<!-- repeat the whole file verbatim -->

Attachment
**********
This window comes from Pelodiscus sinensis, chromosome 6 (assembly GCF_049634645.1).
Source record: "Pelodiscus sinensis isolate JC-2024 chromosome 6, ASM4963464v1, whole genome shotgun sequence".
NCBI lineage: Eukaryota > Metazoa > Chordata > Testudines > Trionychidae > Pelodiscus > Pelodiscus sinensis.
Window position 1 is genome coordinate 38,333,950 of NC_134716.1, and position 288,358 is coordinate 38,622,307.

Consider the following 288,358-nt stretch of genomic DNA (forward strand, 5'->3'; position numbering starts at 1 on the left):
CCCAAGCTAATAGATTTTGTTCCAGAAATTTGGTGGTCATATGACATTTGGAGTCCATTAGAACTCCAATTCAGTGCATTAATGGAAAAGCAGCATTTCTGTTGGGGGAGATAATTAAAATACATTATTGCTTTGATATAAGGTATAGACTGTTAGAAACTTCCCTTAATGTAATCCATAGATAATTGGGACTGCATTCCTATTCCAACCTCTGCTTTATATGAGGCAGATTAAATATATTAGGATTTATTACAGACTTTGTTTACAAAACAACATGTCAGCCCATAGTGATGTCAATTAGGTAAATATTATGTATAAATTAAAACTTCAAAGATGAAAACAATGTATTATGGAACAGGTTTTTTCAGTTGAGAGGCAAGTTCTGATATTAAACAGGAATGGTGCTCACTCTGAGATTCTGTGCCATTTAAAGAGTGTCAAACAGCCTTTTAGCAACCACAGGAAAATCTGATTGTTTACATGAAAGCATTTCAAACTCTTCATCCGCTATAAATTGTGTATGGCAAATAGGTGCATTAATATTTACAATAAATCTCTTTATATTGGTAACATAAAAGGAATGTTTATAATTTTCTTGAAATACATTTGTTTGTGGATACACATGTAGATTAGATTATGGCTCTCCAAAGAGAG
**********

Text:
This window comes from Pelodiscus sinensis, chromosome 6 (assembly GCF_049634645.1).
Source record: "Pelodiscus sinensis isolate JC-2024 chromosome 6, ASM4963464v1, whole genome shotgun sequence".
NCBI lineage: Eukaryota > Metazoa > Chordata > Testudines > Trionychidae > Pelodiscus > Pelodiscus sinensis.
Window position 1 is genome coordinate 38,333,950 of NC_134716.1, and position 288,358 is coordinate 38,622,307.

Consider the following 288,358-nt stretch of genomic DNA (forward strand, 5'->3'; position numbering starts at 1 on the left):
CCCAAGCTAATAGATTTTGTTCCAGAAATTTGGTGGTCATATGACATTTGGAGTCCATTAGAACTCCAATTCAGTGCATTAATGGAAAAGCAGCATTTCTGTTGGGGGAGATAATTAAAATACATTATTGCTTTGATATAAGGTATAGACTGTTAGAAACTTCCCTTAATGTAATCCATAGATAATTGGGACTGCATTCCTATTCCAACCTCTGCTTTATATGAGGCAGATTAAATATATTAGGATTTATTACAGACTTTGTTTACAAAACAACATGTCAGCCCATAGTGATGTCAATTAGGTAAATATTATGTATAAATTAAAACTTCAAAGATGAAAACAATGTATTATGGAACAGGTTTTTTCAGTTGAGAGGCAAGTTCTGATATTAAACAGGAATGGTGCTCACTCTGAGATTCTGTGCCATTTAAAGAGTGTCAAACAGCCTTTTAGCAACCACAGGAAAATCTGATTGTTTACATGAAAGCATTTCAAACTCTTCATCCGCTATAAATTGTGTATGGCAAATAGGTGCATTAATATTTACAATAAATCTCTTTATATTGGTAACATAAAAGGAATGTTTATAATTTTCTTGAAATACATTTGTTTGTGGATACACATGTAGATTAGATTATGGCTCTCCAAAGAGAG